6. Bring to boil, stir, then cover, reduce the heat, and simmer 15 minutes.
  7. Remove from heat but leave the lid on and let the rice chillax for 5-10 minutes before fluffing it up.

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We’ll also be enjoying some margaritas, BTW. Here’s my recipe!


  1. Randy on August 12, 2011 at 9:29 am

    I know what I be having for dinner tonight! Along with the bacalao veracruzano (or is it abadejo veracruzano? Is bacalao salted cod?). I need to find a substitute for red snapper. I think I’ll double the recipe for Spanish rice, since I buy tomato sauce in 15 oz. cans and freeze chicken stock in 2 cup portions.

    I need to find a Google+ for Dummies book.

    • Hilah on August 12, 2011 at 10:08 am

      Yes! Bacalao is salted cod. I’ve only ever had it in bacalaitos – fritters – when I was in Puerto Rico.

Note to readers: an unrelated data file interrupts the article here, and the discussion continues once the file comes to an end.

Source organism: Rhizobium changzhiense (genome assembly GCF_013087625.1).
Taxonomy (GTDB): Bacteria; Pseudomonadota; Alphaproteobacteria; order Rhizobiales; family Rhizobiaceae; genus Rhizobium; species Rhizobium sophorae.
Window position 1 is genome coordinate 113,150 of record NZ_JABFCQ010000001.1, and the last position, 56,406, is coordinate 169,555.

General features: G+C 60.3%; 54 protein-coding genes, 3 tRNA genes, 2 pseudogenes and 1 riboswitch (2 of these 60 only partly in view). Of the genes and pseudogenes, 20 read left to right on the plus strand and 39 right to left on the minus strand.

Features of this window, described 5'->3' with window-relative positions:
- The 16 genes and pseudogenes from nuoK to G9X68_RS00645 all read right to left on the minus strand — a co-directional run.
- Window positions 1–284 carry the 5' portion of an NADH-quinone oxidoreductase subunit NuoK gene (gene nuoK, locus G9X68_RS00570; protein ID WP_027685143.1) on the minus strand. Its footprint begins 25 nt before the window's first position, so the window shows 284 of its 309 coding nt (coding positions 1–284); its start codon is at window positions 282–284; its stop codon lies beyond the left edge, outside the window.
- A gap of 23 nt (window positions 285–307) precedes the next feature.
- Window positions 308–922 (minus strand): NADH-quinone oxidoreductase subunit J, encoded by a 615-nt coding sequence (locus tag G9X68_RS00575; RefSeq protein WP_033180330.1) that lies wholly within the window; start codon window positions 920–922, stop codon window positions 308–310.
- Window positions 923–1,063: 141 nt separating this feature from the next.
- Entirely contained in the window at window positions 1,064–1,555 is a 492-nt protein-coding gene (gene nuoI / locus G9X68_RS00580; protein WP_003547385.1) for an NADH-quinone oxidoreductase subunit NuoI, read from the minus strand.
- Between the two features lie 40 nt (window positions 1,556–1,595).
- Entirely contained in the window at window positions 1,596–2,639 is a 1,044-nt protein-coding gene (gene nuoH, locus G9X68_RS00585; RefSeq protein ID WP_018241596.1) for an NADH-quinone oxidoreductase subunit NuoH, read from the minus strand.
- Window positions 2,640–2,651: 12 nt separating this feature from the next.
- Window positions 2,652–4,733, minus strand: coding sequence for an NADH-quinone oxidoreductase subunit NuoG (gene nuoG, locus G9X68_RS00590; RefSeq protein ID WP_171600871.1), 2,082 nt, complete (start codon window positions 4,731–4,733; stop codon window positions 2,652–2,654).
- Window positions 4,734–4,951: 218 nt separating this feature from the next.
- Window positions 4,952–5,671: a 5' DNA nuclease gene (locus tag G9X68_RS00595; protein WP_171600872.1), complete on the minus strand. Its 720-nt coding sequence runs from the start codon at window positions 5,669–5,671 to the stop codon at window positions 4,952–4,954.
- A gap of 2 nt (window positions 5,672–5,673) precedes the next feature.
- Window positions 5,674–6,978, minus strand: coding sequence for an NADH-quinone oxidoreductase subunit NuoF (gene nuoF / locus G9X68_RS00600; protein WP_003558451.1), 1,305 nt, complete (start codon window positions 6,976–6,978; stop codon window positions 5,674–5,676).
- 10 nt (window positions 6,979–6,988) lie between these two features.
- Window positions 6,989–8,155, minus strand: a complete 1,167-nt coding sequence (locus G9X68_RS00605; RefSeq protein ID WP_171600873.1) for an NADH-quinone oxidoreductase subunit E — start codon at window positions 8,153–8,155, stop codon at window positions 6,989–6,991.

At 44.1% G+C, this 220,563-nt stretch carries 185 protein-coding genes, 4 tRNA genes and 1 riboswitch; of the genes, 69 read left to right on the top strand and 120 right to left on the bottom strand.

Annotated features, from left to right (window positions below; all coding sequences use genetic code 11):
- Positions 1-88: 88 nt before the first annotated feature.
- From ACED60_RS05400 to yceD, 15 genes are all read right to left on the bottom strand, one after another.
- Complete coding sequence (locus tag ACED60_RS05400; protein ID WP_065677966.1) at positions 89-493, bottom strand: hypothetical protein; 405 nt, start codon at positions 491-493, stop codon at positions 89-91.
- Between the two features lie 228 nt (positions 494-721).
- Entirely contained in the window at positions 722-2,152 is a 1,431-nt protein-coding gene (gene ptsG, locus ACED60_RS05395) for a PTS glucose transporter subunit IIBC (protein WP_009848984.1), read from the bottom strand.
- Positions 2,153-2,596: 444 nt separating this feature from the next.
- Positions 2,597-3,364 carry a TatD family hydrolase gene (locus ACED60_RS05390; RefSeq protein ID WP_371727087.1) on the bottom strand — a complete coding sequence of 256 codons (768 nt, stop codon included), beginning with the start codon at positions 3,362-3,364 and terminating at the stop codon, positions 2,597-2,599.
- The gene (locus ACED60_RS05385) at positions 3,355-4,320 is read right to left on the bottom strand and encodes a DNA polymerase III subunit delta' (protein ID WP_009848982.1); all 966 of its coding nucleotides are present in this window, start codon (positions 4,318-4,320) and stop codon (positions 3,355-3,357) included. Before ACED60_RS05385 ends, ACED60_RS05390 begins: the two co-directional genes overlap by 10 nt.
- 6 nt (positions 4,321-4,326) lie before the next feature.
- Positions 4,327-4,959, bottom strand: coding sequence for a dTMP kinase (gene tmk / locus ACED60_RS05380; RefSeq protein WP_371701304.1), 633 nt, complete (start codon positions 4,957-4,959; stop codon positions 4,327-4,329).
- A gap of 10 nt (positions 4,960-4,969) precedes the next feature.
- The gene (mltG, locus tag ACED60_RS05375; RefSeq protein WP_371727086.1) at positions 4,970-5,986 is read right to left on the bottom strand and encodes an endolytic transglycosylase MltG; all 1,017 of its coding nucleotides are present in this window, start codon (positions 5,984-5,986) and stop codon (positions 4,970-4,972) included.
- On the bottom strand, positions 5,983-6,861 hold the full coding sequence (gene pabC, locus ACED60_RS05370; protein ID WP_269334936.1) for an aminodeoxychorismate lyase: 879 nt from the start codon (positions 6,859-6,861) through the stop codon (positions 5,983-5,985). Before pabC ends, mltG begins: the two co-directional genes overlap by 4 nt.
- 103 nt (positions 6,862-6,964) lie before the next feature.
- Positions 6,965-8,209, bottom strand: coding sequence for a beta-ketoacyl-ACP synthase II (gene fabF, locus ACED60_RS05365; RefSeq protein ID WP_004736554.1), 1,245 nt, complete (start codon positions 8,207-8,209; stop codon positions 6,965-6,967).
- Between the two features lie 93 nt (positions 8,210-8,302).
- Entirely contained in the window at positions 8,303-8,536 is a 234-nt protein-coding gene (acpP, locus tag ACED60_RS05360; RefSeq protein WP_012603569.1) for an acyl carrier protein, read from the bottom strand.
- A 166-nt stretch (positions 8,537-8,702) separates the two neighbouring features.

I think I’ve used black drum as a snapper substitute? Don’t quote me on that., though. Seafood is an area I need to work on.

  2. Brady Hamilton on August 12, 2011 at 11:53 am

    So nice and simple 🙂 I always throw in a can of Ro-Tel with my Spanish rice to kick it up a few notches.

    • Hilah on August 12, 2011 at 3:06 pm

      Yum! Great suggestion, Brady!

  3. Great Stone Face on August 12, 2011 at 12:32 pm

    If I want to be lazy and make it in my rice cooker, how would you adjust the recipe?

    • Hilah on August 12, 2011 at 3:04 pm

      Alright, the laziest thing I can think of would be to just throw it all in there. Second laziest would be to saute the onions and then throw it all in there. Third laziest would be saute the onions and toast the rice and THEN throw it all in there. Take your pick!

  4. Patrick Soltis on August 16, 2011 at 12:54 pm

    (Tuesday, August 16)